Hepworth's Festival of Britain Sculptures Reunited for the First Time in 70 Years
19 May 2021
Barbara Hepworth’s first public commissions were for the 1951 Festival of Britain, for which she created two large-scale sculptures – Turning Forms (1950-51) and Contrapuntal Forms (1950-51). We have reunited the sculptures for the first time in 70 years as part of the Barbara Hepworth: Art & Life exhibition.
Eleanor Clayton, Curator of Barbara Hepworth: Art & Life, said: ‘We are so delighted to be able to bring together these two major sculptures on the 70th anniversary of the Festival of Britain. They mark a significant turn in Hepworth’s career when she began to receive recognition and important commissions. Hepworth believed that sculpture was fundamentally public and held an important role in shaping cities and social life. We are so grateful to Hertfordshire County Council and Harlow Art Trust for allowing us to borrow these sculptures for the first time.’
Ten feet in height, Contrapuntal Forms was the largest sculpture Hepworth had attempted at the time and marked the first time that she took on permanent assistants. Carved from two monumental blocks of Irish blue limestone, the sculpture shows two separate abstract figures ‘blended into one carved and rhythmic form’ (Barbara Hepworth, 1952). At the Festival, Contrapuntal Forms was sited near the Dome of Discovery and Skylon on London’s South Bank. When the Festival closed, the Arts Council presented the sculpture to Harlow New Town in Essex. In common with many of the New Towns, Harlow acquired and commissioned works of contemporary sculpture for its civic spaces. Contrapuntal Forms was transferred to the Glebelands housing estate, where it has remained ever since under the care of Harlow Art Trust.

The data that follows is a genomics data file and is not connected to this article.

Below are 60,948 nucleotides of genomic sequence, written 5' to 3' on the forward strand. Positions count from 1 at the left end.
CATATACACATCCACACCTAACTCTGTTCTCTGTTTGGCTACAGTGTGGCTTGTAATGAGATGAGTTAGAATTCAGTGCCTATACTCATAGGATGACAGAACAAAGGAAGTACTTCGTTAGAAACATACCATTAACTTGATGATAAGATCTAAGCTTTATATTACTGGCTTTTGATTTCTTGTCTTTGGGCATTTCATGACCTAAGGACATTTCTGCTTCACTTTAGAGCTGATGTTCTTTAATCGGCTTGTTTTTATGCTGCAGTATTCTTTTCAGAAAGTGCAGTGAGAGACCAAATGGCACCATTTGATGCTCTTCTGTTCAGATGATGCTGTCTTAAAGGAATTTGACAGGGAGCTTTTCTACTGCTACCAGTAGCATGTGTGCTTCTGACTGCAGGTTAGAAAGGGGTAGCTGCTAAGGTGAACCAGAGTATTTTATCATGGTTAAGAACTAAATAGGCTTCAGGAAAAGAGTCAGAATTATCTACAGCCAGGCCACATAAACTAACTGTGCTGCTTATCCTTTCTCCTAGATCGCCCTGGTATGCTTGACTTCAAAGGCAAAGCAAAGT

A highly innovative work made of white-painted concrete on a steel armature, Turning Forms was a motor-driven kinetic sculpture which revolved on a rotating plate every two minutes. Recalling earlier Constructivist kinetic sculptures, the sculpture visually embodied the Festival’s celebration of science, technology and industrial design. Turning Forms was commissioned for the Riverside Restaurant, which was designed by the architect Jane Drew and located on the South Bank. After the Festival, the sculpture was moved to St Julian’s School in St Albans (now the Marlborough Science Academy), but it has never since revolved as it was originally intended to. In October 2020 a major programme of conservation began on the sculpture and it will be displayed for the first time since this work was completed at The Hepworth Wakefield.
With thanks to our installation partner, Mtec, and our insurance partner, Hiscox.
Kate Harding, Director of Harlow Art Trust, said: ‘Contrapuntal Forms was the first sculpture to be sited in Harlow New Town, in an area then known only as “Area 1”. It is the cornerstone of a collection that now numbers some 101 public artworks, quietly embedded in daily life in Harlow. Its significance over generations – as an artwork, a plaything, a way-finder – feels hard to overstate. We are thrilled to share this much-loved sculpture with Wakefield and hope the loan will encourage visitors to discover Harlow Sculpture Town for themselves.’
Terry Douris, Executive Member for Education, Libraries and Localism at Hertfordshire County Council, said: ‘Turning Forms has been on public display in Hertfordshire since 1952 and we’re excited that it will be part of this significant exhibition of Hepworth’s work in the city of her birth. The Hertfordshire Art Collection was started in 1949 as part of the post-war initiative of Sir John Newsom, the influential educational reformer and Hertfordshire’s Chief Education Officer. With the building of a hundred new schools, many had sculptures and murals incorporated by recognised artists of the time. Along with Turning Forms, these works are important for the history of Hertfordshire. The Hepworth Wakefield is a wonderful venue with which to share Turning Forms for public enjoyment.’